Young people, farming and food: an international conference debates research findings and policy options
In Africa, policy interest in linking young people to agriculture focuses almost exclusively on the challenge of keeping young people in rural areas and engaged in farming. This approach ignores important drivers, trends and developments that are impacting on both young people’s aspirations and the structure of the agrifood sector.
In the coming years the agrifood sector in Africa will undergo significant transformation that will result in both challenges and opportunities for young people, depending on who and where they are.
Perhaps most importantly, the agrifood sector will become an increasingly important source of formal employment for young people, with a significant expansion of employment opportunities in food marketing, processing, retail, catering, research, input sales etc. These jobs will generally require higher levels of education and different skills, and many will be located in or near urban areas.
With this context in mind, the conference on Young People, Farming and Food which ran from 19th March and till Wednesday 21st March, 2012 examined research and policy perspectives relating to:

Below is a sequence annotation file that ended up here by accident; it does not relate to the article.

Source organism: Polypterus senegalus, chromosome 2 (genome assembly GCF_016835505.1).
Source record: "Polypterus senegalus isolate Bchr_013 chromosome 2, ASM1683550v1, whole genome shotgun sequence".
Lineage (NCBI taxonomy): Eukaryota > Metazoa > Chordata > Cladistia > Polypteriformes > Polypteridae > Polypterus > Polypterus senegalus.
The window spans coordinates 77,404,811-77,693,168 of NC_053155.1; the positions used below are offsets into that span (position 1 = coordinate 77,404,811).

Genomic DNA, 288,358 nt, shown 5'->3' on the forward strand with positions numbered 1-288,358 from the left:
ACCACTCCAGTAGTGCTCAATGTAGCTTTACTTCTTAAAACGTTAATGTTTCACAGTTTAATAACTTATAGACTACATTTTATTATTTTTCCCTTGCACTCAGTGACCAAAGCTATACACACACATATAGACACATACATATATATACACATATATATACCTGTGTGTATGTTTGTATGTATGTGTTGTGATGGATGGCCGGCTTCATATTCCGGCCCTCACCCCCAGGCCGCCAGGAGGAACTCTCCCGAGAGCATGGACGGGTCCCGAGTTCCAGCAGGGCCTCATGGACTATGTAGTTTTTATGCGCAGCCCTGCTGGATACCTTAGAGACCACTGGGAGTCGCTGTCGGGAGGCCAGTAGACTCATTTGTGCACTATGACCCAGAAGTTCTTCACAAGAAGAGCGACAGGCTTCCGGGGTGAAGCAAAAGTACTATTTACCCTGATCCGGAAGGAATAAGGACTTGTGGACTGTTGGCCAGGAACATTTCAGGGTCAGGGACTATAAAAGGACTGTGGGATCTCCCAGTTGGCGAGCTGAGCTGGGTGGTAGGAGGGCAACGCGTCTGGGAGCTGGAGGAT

- Current thinking about effective approaches for how young people can engage with the agrifood sector in Africa (as producers, entrepreneurs, employees, consumers and citizens)
- How the agrifood sector is changing (due to technology, urbanization and economic growth) and the implications for young people to be involved in processing, marketing, retail, input supply, research, etc.
- Alternative approaches for the development of the agrifood sector and implications for young people taking into account young people’s interests, goals and aspirations
Journalism competition - winners announced
In the run-up to the conference, the Future Agricultures Consortium ran an Africa-wide journalism competition on young people, farming and food. There were over 40 submissions, and the panel judged the pieces on the following criteria:
1. Creative angle; 2. Concise; 3. Style; 4. Voices/quotes used including young people
Winners were: James Karuga, Kenya (print), Geoffrey Onditi, Kenya (audio)
Second place: Vivian Nereah, Kenya (print), Audrey Wabwire, Kenya (audio)
Runners-up: Isabella Akinseye, Nigeria (print), Nicholas Waithatu, Kenya (print)
Image credit: Panos
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